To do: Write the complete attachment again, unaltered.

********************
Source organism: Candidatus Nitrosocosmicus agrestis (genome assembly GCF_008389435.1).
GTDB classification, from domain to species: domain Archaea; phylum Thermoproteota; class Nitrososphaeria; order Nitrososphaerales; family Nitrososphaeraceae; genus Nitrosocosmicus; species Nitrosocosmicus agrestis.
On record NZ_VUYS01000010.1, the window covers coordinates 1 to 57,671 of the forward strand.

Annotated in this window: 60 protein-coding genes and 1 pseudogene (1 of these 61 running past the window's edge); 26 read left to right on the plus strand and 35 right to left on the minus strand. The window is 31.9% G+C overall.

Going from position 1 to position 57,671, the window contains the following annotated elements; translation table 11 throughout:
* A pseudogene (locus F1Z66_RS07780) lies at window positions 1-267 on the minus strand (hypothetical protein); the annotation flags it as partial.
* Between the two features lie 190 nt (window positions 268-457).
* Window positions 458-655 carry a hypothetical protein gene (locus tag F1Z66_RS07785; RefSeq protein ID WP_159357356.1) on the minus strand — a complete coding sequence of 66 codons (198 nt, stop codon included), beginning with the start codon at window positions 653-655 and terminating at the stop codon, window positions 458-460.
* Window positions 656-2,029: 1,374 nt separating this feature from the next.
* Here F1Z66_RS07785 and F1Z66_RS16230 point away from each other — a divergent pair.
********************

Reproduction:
Source organism: Candidatus Nitrosocosmicus agrestis (genome assembly GCF_008389435.1).
GTDB classification, from domain to species: domain Archaea; phylum Thermoproteota; class Nitrososphaeria; order Nitrososphaerales; family Nitrososphaeraceae; genus Nitrosocosmicus; species Nitrosocosmicus agrestis.
On record NZ_VUYS01000010.1, the window covers coordinates 1 to 57,671 of the forward strand.

Annotated in this window: 60 protein-coding genes and 1 pseudogene (1 of these 61 running past the window's edge); 26 read left to right on the plus strand and 35 right to left on the minus strand. The window is 31.9% G+C overall.

Going from position 1 to position 57,671, the window contains the following annotated elements; translation table 11 throughout:
* A pseudogene (locus F1Z66_RS07780) lies at window positions 1-267 on the minus strand (hypothetical protein); the annotation flags it as partial.
* Between the two features lie 190 nt (window positions 268-457).
* Window positions 458-655 carry a hypothetical protein gene (locus tag F1Z66_RS07785; RefSeq protein ID WP_159357356.1) on the minus strand — a complete coding sequence of 66 codons (198 nt, stop codon included), beginning with the start codon at window positions 653-655 and terminating at the stop codon, window positions 458-460.
* Window positions 656-2,029: 1,374 nt separating this feature from the next.
* Here F1Z66_RS07785 and F1Z66_RS16230 point away from each other — a divergent pair.